CARE homes in the West of Scotland have vowed to make improvements to elderly services after being hit with the worst possible grades by care watchdogs and scores of official complaints.

Data, obtained by the Evening Times, shows 18 privately run care homes in the West of Scotland - including three in the city of Glasgow - have been rated weak or unsatisfactory by the Care Inspectorate in one or more categories in their last inspections. A total of 47 complaints against the home have been upheld, either partially or in full.

Those on the hit list include Campsie View Care home in Kirkintilloch, which was told to make ‘urgent improvements’ following a damning inspection which warned, last week, that residents were at risk of harm and neglect. The home was given the lowest possible rating of 1 (unsatisfactory) for the care of residents. Four Seasons Healthcare, which runs the home said problem are now being addressed.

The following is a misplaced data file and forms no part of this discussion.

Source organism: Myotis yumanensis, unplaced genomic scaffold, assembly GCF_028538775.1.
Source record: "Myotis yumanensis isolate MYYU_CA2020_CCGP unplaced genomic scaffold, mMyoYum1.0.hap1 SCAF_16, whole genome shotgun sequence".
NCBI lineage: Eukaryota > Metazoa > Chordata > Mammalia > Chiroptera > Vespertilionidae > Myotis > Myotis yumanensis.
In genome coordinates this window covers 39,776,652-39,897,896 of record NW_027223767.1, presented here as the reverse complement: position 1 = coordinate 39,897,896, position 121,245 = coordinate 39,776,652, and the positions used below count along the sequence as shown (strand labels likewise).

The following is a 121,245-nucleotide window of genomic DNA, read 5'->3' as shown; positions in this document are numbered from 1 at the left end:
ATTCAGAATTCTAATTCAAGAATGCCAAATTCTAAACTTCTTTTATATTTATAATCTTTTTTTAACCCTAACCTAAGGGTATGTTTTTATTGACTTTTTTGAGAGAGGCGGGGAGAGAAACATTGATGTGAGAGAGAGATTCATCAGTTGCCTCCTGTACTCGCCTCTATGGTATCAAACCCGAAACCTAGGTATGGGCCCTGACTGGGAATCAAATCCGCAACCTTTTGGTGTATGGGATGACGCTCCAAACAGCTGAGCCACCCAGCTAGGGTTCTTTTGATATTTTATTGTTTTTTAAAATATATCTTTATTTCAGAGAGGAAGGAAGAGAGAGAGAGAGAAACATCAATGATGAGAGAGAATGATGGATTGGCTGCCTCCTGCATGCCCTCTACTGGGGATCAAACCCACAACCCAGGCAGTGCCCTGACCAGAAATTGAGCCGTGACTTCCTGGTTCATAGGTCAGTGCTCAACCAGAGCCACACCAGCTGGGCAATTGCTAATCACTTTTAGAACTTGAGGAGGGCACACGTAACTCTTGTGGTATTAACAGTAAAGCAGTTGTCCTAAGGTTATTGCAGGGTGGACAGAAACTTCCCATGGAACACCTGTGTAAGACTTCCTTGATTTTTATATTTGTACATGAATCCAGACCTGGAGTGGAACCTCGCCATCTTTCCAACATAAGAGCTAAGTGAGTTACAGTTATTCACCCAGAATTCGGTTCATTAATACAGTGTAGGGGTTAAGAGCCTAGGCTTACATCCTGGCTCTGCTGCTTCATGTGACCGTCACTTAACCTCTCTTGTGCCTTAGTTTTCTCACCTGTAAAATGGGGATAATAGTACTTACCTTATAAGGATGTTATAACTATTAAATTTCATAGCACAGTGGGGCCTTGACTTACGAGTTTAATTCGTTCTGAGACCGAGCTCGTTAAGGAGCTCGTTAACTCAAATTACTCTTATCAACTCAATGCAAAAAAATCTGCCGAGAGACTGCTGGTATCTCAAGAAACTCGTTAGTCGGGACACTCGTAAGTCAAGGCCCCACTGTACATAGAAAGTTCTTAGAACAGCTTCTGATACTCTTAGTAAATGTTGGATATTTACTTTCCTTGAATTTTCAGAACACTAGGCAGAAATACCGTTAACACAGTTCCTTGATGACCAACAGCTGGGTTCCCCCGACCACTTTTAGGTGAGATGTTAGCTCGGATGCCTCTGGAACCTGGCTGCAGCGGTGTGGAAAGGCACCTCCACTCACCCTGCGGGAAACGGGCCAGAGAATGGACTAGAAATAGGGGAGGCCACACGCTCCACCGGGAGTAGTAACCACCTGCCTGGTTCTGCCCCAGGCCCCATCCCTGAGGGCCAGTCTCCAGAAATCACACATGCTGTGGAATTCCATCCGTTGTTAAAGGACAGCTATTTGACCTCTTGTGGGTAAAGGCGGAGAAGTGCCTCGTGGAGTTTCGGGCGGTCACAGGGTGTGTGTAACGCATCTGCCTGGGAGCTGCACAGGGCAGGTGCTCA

Colisdene Care Centre in Strathaven, run by Canterbury Care, was also given the lowest rating for the home enviroment residents and has been issued with an enforcement notice, which in the most serious cases can lead to a care home losing its registration. The home was warned to improve safety procedures involving medication given to elderly residents.

READ MORE: Find your area: All 18 care homes given worst ratings by inspectors

A spokeswoman for the home said: “We were disappointed and surprised by the sudden and drastic reduction in grading, however we are working closely with the Care Inspectorate to address the concerns raised.